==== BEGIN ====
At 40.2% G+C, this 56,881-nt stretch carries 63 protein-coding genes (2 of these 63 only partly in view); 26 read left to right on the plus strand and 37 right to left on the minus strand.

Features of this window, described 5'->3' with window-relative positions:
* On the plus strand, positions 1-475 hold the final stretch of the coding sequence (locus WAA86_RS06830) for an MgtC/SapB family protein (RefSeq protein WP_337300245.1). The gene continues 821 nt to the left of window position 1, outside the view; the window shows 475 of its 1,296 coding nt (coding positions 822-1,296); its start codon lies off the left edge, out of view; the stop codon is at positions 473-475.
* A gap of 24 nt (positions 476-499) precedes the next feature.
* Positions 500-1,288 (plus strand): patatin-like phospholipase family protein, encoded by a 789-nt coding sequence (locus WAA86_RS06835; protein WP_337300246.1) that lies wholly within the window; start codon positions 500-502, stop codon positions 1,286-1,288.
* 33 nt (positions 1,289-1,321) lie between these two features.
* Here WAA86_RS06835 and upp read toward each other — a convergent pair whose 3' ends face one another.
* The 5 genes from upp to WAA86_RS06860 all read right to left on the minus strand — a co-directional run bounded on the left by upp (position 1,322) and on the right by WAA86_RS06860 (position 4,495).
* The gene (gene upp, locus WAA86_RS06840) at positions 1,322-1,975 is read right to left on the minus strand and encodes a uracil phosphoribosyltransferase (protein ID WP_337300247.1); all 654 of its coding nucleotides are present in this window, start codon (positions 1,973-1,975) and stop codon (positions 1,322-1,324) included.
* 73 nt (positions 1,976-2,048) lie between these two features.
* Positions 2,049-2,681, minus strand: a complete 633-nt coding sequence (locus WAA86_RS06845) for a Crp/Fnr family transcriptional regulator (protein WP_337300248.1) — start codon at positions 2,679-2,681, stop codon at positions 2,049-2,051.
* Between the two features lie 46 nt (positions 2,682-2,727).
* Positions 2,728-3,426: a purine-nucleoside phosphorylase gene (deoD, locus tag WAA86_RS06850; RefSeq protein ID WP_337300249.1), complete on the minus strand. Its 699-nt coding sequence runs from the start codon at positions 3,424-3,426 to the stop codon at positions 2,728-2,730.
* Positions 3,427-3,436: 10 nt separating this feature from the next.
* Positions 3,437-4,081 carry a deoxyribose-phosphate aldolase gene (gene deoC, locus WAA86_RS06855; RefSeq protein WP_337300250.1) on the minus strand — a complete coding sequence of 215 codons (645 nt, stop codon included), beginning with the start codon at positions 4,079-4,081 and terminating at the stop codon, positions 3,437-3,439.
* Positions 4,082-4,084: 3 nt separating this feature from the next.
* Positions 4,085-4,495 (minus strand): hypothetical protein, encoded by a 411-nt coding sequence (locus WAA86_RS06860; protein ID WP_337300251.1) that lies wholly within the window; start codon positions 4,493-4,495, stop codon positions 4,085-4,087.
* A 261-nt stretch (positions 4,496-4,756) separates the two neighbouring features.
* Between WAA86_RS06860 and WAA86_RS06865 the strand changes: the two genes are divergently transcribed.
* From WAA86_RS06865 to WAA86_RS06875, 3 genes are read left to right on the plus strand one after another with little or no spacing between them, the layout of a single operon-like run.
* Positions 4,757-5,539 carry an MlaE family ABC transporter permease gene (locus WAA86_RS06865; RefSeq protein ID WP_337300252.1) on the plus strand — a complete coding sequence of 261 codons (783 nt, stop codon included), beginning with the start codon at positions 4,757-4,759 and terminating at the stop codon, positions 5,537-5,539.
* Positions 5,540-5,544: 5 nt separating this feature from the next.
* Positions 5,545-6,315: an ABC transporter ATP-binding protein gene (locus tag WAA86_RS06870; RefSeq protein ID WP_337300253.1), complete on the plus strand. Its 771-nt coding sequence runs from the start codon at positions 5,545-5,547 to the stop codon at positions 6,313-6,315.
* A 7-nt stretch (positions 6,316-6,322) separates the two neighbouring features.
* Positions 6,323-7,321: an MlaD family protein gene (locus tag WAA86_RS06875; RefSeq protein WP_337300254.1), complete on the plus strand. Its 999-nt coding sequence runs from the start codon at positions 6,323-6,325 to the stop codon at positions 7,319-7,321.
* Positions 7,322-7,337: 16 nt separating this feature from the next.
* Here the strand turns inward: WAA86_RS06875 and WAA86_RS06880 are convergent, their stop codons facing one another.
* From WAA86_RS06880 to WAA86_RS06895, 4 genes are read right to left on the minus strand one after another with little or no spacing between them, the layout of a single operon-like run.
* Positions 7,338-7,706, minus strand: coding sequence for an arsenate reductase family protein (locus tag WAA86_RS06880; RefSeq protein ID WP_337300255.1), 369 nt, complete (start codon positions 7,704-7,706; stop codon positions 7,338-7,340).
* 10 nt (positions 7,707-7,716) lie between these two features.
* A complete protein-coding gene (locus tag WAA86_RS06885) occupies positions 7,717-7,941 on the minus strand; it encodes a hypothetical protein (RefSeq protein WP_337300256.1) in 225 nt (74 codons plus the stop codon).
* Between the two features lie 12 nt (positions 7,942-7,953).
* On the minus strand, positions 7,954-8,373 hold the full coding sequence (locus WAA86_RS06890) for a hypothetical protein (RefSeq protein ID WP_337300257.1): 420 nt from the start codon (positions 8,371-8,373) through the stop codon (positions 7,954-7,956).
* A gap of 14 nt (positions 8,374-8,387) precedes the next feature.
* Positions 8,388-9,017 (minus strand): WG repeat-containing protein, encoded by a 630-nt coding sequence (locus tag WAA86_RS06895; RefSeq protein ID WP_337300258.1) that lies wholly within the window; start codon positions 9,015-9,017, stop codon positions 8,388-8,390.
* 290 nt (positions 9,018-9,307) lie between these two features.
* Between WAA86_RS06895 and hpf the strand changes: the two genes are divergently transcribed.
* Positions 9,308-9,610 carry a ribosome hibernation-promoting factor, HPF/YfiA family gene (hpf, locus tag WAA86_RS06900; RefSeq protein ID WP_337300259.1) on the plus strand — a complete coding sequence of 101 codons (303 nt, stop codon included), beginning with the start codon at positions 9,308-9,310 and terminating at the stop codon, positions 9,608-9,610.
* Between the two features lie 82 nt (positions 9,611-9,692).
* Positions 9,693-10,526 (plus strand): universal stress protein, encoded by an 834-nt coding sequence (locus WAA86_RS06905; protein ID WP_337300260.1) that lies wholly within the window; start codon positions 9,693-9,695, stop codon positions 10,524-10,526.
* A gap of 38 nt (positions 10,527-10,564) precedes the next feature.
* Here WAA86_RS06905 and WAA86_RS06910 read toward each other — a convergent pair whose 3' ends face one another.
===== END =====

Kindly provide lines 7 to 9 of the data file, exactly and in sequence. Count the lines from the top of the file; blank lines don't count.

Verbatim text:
* Here WAA86_RS06835 and upp read toward each other — a convergent pair whose 3' ends face one another.
* The 5 genes from upp to WAA86_RS06860 all read right to left on the minus strand — a co-directional run bounded on the left by upp (position 1,322) and on the right by WAA86_RS06860 (position 4,495).
* The gene (gene upp, locus WAA86_RS06840) at positions 1,322-1,975 is read right to left on the minus strand and encodes a uracil phosphoribosyltransferase (protein ID WP_337300247.1); all 654 of its coding nucleotides are present in this window, start codon (positions 1,973-1,975) and stop codon (positions 1,322-1,324) included.